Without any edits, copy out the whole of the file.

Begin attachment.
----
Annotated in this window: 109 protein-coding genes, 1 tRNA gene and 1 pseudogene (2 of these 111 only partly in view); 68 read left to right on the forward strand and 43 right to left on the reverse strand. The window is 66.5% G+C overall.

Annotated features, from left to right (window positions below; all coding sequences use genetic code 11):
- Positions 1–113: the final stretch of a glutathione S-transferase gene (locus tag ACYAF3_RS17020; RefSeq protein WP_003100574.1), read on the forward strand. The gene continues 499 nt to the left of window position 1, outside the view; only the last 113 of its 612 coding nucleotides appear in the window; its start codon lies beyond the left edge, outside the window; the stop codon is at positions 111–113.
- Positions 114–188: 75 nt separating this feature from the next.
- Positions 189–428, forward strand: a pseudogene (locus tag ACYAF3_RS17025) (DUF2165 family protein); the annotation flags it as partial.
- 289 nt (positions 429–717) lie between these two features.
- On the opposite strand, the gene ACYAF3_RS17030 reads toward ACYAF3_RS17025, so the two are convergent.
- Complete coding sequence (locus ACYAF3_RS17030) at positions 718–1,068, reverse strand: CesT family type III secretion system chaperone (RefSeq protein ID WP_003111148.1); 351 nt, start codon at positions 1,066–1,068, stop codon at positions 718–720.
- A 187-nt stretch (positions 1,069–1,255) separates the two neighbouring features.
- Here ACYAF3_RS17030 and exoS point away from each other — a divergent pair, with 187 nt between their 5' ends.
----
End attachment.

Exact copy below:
Annotated in this window: 109 protein-coding genes, 1 tRNA gene and 1 pseudogene (2 of these 111 only partly in view); 68 read left to right on the forward strand and 43 right to left on the reverse strand. The window is 66.5% G+C overall.

Annotated features, from left to right (window positions below; all coding sequences use genetic code 11):
- Positions 1–113: the final stretch of a glutathione S-transferase gene (locus tag ACYAF3_RS17020; RefSeq protein WP_003100574.1), read on the forward strand. The gene continues 499 nt to the left of window position 1, outside the view; only the last 113 of its 612 coding nucleotides appear in the window; its start codon lies beyond the left edge, outside the window; the stop codon is at positions 111–113.
- Positions 114–188: 75 nt separating this feature from the next.
- Positions 189–428, forward strand: a pseudogene (locus tag ACYAF3_RS17025) (DUF2165 family protein); the annotation flags it as partial.
- 289 nt (positions 429–717) lie between these two features.
- On the opposite strand, the gene ACYAF3_RS17030 reads toward ACYAF3_RS17025, so the two are convergent.
- Complete coding sequence (locus ACYAF3_RS17030) at positions 718–1,068, reverse strand: CesT family type III secretion system chaperone (RefSeq protein ID WP_003111148.1); 351 nt, start codon at positions 1,066–1,068, stop codon at positions 718–720.
- A 187-nt stretch (positions 1,069–1,255) separates the two neighbouring features.
- Here ACYAF3_RS17030 and exoS point away from each other — a divergent pair, with 187 nt between their 5' ends.